Strophia nivia Maynard, 1894

Original Description


Snowy Strophia.


SP. CH. Size, medium. Shell, not very heavy. Striations,

present. Teeth, two, and both small. Whirls, ten. Examined forty


            Form of shell, a pointed cylinder, with the first whirl the largest,

then the next three are successively a little smaller, after which the

shell slopes rather gradually to a point, forming an angle of 45 degrees. The striations are not numerous, twenty-two on the first whirl, are not prominent, are irregular in form, and not arranged in lines; they are narrow, being about one half as wide as the inter­spaces between them; are smooth and rounded.

            Aperture, rather small, and slightly contracted at the entrance. Lower tooth, very short, about .02 high, and about three times as long as high. It is about central in position, and is set well back from the frontal bar, about .08. The upper tooth is also set well back, and is about as large as the lower.

            Margin, produced forward nearly as far as the diameter of the shell, and is inclined very slightly to the right, the edge is very thin, about .02, and is produccd upward into a sharp edge, but not rolled backward. The frontal bar is not very prominent, and the striations ppear within it. Color, externally, pure white without fleckings; within the aperture, slightly tinted with flesh color.


Size of type, .90 by .37. Largest specimen, I.06 by 47. Smallest,

.82 by .38. Greatest diameter,.47 ; smallest, .35. Longest specimen,

1.06; shortest, .87


Variations are chiefly in color.

            No. 1. Pure, snowy white without tinting of any kind, within or

without. Striations even smaller than in the type and fewer; a single

specimen of this beautiful form was obtained.

            No.2. Flecked slightly with pale reddish, and with more

numerous and more prominent striations. Shell, thicker and heavier,

with a thickened margin.

From this flecked form specimens grade, but through a very

small percentage, into typical S. curtissii, hence I have not given

the form full specific rank, as it is an example of an incipient species which has not become fully fixed. Known from all other Strophias by the short, central tooth and peculiar snowy whiteness.


I found the Snowy Strophia clinging to the trunk and limbs of

the banyan tree which stands near the old ruin in the cemetery, where Strophia curtissii is found. The back of the banyan is nearly white and the shell has assumed a protective color, and, as in most cases where a light form of Strophia has become evolved from a dark form, the shell has become thinner, thus reducing the size of the striations snd margin of the aperture. This lightening of the shell must prove beneficial to the animal in living on trees, but in spite of this, we find that in order to assist the animal to maintain control over its shell the upper tooth has not only beoome more prominent, but the aperture is contracted and its margin is extended forward.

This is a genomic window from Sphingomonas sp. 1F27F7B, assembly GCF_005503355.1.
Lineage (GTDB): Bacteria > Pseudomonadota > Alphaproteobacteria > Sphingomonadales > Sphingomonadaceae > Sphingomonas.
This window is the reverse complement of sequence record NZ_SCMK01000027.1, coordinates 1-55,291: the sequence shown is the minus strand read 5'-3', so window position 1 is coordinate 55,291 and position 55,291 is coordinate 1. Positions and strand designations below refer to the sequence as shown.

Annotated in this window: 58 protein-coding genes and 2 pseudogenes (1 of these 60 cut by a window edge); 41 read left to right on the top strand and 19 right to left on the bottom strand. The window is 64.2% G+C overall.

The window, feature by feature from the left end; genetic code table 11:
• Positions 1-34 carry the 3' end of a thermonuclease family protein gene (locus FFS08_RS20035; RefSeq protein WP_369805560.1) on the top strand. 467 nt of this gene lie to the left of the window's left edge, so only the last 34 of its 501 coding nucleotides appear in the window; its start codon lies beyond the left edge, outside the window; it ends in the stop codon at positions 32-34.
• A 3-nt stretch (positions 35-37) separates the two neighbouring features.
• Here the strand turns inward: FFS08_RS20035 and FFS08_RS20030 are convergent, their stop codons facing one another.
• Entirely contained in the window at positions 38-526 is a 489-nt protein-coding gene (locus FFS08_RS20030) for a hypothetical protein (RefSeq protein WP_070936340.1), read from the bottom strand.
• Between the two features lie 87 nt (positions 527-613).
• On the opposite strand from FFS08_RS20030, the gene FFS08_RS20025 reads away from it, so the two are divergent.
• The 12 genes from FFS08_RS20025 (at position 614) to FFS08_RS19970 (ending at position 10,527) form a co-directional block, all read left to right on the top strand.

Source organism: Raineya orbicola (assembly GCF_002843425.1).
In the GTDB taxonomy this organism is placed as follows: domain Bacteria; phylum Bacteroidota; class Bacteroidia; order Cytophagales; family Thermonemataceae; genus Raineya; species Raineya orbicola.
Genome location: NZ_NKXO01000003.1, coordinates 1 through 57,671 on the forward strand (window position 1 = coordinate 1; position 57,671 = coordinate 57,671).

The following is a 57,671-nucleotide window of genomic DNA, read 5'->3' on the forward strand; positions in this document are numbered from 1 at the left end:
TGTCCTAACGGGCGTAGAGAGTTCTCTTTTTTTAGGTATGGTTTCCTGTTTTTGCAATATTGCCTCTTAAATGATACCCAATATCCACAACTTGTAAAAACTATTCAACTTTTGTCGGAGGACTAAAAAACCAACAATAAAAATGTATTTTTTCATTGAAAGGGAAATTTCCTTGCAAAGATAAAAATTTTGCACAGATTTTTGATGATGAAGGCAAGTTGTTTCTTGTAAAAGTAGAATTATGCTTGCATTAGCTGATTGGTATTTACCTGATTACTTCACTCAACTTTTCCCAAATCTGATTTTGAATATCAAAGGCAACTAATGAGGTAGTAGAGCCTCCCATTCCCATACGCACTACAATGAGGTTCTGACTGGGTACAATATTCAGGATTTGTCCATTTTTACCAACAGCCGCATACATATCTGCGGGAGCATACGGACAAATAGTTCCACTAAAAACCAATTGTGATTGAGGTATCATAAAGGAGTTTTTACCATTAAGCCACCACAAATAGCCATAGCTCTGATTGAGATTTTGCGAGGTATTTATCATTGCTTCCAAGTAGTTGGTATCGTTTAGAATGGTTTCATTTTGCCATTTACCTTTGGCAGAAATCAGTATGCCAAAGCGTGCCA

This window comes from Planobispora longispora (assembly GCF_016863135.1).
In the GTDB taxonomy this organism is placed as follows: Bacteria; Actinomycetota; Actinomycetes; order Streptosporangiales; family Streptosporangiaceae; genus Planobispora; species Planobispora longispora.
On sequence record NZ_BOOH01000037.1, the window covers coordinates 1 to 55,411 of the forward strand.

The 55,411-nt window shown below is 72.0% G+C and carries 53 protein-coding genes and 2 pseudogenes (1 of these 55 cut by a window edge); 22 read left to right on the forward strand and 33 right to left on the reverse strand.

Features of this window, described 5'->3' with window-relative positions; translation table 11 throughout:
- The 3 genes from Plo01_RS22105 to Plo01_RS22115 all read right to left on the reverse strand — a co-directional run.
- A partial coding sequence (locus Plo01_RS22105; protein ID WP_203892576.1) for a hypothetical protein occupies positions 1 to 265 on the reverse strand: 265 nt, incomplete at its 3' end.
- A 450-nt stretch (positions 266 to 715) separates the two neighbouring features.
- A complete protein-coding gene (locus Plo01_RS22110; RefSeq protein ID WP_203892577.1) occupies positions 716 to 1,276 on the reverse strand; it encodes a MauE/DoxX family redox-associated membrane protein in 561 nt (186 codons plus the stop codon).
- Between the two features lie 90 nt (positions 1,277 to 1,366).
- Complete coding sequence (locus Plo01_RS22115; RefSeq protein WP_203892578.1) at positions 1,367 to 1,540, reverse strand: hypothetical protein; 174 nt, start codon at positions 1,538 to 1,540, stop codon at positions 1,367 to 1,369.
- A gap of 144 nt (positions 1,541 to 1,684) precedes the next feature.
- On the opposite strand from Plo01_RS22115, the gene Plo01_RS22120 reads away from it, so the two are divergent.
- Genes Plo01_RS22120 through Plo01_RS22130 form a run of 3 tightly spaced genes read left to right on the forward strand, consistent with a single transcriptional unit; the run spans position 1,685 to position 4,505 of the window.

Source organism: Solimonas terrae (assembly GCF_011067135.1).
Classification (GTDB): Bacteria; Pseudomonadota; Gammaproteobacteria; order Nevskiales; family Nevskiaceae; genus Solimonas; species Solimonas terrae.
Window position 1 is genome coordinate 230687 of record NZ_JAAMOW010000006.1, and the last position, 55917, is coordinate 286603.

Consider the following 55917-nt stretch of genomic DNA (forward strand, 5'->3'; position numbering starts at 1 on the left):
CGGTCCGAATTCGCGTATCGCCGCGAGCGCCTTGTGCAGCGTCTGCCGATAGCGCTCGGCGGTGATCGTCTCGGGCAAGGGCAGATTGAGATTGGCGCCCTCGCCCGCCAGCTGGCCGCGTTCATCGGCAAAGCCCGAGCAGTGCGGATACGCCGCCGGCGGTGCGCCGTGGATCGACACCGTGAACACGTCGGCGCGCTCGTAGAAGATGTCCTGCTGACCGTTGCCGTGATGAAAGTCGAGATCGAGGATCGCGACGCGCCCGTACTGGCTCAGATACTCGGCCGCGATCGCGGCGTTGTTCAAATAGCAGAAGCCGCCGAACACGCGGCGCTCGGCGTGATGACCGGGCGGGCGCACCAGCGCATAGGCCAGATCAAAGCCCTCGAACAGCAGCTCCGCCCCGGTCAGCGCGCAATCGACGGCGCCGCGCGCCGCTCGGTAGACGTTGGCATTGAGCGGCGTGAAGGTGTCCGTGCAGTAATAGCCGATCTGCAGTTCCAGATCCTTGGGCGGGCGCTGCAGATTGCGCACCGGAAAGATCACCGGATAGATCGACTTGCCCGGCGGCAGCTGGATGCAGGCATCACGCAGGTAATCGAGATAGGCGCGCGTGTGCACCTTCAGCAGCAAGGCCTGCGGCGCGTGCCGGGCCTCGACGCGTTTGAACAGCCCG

No one can doubt the originator of this form of Strophia, as it is now easy to trace it back to its ancestor, and the lesson that it teaches us is of great importance in our studies of land shells, more especially of this genus. Strophia curtissii is a speeies which lives very near the ground, in fact, is frequently found on the ground, hence is liable to injury from many causes. Here we find the animal protected by a moderately heavy shell, flecked to resemble the mottled bark of trees and parti-colored herbage on which it lives. Some offspring of this mottled form ascends a white-barked tree, where they are no longer in danger of being crushed by the feet of passing animals, but are exposed to another class of dangers. Hence gradually through successive generations the animal secretes a shell better suited to its new method of life. First, it loses its color, then the shell grows thinner and lighter, but in order that the animal may grasp it more firmly and prevent its being blown away during the prevalent tempests which occur, when the Strophia must be actively moving about, in August and September, for there is considerable rainfall in both these months and mollusks of this genus move in damp weather, a tooth is developed, which is not usually found in the ancestor, S. curtissii, namely the upper, and the aperture is narrowed and its margin pushed forward. These are apparently slight alterations, but they mean much to this small animal, and are as comparatively important to it as more easily seen changes in other and larger animals. We have seen how the form of Strophia curtissii living on Spotter's Key has altered its shell to suit its new home. Now who can say but what the animal within the shell has not changed also. At all events, an important portion of the animal has changed. Now, when I maintain that such changes after becoming fixed, as in time they do become fixed, as we find they do in many cases in this genus, constitute good and sufficient specific characters, I may be indulging in the rankest kind of conchological heresy; but is not such heresy, when, guided by facts, I apply the truths of evolution, in which every thinking naturalist believes, practi­cally, in the naming of species, better, as indicating progression in the right direction, than conservatism, which means stagnation? I simply trace the changes which those :animal are undergoing and, believing as I do, that all animals have halting places in the great system of changes, I endeavor to indicate these halting places by imposing a name upon the animal, which, assuming certain characters, has become quiescent as a form, for a time.